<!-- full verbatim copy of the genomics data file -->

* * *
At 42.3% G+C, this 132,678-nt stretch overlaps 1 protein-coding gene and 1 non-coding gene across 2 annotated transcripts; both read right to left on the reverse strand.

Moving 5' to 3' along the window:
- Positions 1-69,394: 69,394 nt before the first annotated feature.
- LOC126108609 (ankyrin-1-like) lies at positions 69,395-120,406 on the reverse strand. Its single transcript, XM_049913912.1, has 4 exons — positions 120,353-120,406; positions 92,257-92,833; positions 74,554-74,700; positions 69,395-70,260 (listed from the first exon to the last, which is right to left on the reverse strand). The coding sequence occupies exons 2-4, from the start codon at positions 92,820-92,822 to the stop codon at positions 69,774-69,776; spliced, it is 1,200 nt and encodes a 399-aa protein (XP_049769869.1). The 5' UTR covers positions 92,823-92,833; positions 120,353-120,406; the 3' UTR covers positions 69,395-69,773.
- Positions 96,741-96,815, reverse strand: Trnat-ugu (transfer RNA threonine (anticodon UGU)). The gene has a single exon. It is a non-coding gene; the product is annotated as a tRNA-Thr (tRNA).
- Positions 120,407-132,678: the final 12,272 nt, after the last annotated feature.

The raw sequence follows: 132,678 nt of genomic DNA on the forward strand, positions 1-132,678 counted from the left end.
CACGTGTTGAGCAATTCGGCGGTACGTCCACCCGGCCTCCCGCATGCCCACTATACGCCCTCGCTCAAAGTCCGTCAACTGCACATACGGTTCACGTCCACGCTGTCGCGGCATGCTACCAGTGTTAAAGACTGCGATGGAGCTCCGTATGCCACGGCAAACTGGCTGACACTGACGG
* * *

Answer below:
At 42.3% G+C, this 132,678-nt stretch overlaps 1 protein-coding gene and 1 non-coding gene across 2 annotated transcripts; both read right to left on the reverse strand.

Moving 5' to 3' along the window:
- Positions 1-69,394: 69,394 nt before the first annotated feature.
- LOC126108609 (ankyrin-1-like) lies at positions 69,395-120,406 on the reverse strand. Its single transcript, XM_049913912.1, has 4 exons — positions 120,353-120,406; positions 92,257-92,833; positions 74,554-74,700; positions 69,395-70,260 (listed from the first exon to the last, which is right to left on the reverse strand). The coding sequence occupies exons 2-4, from the start codon at positions 92,820-92,822 to the stop codon at positions 69,774-69,776; spliced, it is 1,200 nt and encodes a 399-aa protein (XP_049769869.1). The 5' UTR covers positions 92,823-92,833; positions 120,353-120,406; the 3' UTR covers positions 69,395-69,773.
- Positions 96,741-96,815, reverse strand: Trnat-ugu (transfer RNA threonine (anticodon UGU)). The gene has a single exon. It is a non-coding gene; the product is annotated as a tRNA-Thr (tRNA).
- Positions 120,407-132,678: the final 12,272 nt, after the last annotated feature.

The raw sequence follows: 132,678 nt of genomic DNA on the forward strand, positions 1-132,678 counted from the left end.
CACGTGTTGAGCAATTCGGCGGTACGTCCACCCGGCCTCCCGCATGCCCACTATACGCCCTCGCTCAAAGTCCGTCAACTGCACATACGGTTCACGTCCACGCTGTCGCGGCATGCTACCAGTGTTAAAGACTGCGATGGAGCTCCGTATGCCACGGCAAACTGGCTGACACTGACGG